Agreement of Saint-Jean-de-Maurienne

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Baron Sidney Sonnino

The Agreement of St.-Jean-de-Maurienne was an agreement between France, Italy and Great Britain, signed at Saint-Jean-de-Maurienne on April 26, 1917, and endorsed August 18 – September 26, 1917. It was drafted by the Italian foreign ministry as a tentative agreement to settle its Middle Eastern interest. It was mainly negotiated and signed by the Italian foreign minister Baron Sidney Sonnino, along with the Italian, British and French prime ministers. Russia was not represented in this agreement as the Tsarist regime was in a state of collapse (see Russian Revolution of 1917). The agreement was needed by the allies to secure the position of Italian forces in the Middle East. The goal was to balance the military power drops at the Middle Eastern theatre of World War I as Russian (Tsarist) forces were pulling out of the Caucasus Campaign, even though they were replaced with what would be named as Democratic Republic of Armenian forces.[1]


The representatives of Great Britain, France, Russia and Italy met in London in 1915 to sign an agreement providing for Italy’s entrance to the First World War. Italy’s part in the Middle East was left unsettled; the agreement stated that if the Ottoman Empire was partitioned, Italy should receive a "just share" in the Antalya district. The borders of this occupation were to be decided at a later time.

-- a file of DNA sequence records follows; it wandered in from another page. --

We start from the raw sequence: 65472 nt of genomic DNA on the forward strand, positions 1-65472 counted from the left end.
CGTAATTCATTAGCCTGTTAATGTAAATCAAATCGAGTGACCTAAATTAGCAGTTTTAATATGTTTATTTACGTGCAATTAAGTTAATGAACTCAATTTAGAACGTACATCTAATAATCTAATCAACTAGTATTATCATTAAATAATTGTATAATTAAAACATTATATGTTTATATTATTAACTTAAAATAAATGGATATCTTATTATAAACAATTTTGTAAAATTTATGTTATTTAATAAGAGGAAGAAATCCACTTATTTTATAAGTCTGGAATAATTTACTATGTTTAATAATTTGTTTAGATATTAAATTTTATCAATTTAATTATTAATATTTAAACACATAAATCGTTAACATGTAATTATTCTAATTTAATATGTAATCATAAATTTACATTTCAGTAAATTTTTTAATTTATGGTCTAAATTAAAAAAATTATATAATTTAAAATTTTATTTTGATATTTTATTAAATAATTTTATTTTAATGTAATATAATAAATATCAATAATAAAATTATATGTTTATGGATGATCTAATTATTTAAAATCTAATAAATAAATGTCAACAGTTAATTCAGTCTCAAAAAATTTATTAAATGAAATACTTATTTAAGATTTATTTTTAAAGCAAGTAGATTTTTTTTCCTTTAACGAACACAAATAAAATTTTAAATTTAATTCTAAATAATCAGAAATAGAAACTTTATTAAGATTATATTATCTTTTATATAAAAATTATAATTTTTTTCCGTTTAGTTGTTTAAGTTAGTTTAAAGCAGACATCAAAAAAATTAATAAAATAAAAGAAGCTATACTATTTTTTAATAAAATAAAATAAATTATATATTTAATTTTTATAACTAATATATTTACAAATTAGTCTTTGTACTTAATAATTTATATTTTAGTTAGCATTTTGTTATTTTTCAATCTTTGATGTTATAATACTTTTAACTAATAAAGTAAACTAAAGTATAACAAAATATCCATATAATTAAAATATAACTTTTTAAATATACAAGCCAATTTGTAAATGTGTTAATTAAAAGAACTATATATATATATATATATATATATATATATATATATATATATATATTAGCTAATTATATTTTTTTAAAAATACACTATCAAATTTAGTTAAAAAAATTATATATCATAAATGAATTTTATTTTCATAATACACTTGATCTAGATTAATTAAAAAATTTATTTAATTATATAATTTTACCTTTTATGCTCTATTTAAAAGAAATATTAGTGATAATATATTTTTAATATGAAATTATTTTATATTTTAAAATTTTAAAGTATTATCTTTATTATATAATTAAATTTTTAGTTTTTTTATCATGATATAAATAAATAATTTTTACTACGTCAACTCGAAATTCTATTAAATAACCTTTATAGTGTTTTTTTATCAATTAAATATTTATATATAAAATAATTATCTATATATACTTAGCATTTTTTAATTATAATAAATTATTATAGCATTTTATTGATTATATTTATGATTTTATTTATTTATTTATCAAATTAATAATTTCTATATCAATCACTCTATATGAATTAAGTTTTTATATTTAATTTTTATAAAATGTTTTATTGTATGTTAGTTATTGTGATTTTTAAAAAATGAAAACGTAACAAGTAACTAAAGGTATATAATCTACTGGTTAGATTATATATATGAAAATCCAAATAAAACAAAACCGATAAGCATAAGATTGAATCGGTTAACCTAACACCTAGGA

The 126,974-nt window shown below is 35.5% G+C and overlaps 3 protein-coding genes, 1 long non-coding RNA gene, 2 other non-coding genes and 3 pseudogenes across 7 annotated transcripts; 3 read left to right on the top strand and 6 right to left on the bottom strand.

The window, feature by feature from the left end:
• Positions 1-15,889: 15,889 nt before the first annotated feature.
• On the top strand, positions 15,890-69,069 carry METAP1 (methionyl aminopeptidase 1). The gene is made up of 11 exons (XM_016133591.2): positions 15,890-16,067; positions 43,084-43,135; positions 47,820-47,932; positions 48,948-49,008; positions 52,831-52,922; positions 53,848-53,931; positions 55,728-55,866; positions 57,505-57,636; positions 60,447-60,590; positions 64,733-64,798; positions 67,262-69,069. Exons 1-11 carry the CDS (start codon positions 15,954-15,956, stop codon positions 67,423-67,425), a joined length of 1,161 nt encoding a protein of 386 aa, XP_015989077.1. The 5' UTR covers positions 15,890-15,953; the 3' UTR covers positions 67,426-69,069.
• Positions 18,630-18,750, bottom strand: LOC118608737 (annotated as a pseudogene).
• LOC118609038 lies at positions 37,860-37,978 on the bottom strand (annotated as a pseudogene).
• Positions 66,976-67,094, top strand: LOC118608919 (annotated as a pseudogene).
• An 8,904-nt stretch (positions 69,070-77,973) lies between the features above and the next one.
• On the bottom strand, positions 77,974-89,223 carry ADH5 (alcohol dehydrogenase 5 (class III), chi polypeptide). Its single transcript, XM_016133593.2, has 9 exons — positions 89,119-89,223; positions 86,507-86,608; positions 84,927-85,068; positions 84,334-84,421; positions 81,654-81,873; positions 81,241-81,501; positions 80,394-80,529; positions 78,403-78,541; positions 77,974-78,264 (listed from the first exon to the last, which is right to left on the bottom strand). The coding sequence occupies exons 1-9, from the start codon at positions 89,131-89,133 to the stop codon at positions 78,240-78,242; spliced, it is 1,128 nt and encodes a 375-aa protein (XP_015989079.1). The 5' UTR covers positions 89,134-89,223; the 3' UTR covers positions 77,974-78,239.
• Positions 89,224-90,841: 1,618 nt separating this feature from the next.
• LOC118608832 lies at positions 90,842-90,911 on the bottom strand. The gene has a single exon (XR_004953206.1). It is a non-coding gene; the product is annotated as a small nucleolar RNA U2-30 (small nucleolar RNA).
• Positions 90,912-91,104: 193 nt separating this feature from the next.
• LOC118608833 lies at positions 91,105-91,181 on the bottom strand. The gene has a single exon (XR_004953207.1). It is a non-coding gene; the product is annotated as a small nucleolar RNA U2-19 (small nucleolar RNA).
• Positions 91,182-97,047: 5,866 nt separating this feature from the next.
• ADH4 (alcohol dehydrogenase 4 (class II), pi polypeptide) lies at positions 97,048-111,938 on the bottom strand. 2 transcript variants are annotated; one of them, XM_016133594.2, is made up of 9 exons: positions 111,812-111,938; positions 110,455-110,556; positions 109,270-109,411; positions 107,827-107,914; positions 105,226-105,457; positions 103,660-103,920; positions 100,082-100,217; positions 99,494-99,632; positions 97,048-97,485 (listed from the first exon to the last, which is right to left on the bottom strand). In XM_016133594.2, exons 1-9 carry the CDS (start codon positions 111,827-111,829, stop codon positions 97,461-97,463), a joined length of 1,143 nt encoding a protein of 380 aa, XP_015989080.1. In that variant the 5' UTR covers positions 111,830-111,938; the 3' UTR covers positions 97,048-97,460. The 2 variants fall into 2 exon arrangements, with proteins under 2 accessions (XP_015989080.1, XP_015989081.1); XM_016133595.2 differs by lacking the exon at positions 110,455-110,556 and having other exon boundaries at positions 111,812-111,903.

Under its terms France would be allotted the Adana region, while Italy would receive the remainder of southwestern Anatolia, including İzmir (Smyrna). In 1919, the Greek prime minister, Eleuthérios Venizélos, by obtaining the permission of the Paris Peace Conference for Greece to occupy İzmir, overrode the provisions of the agreement despite Italian opposition.

See also[edit]


  1. ^ C.J. Lowe, and M.L. Dockrill, The Mirage of Power: British Foreign Policy 1914-22 (vol 2 1972) pp 223-27

Further reading[edit]

  • Helmreich, Paul C. "Italy and the Anglo-French Repudiation of the 1917 St. Jean de Maurienne Agreement." Journal of Modern History 48.S2 (1976): 99-139. in JSTOR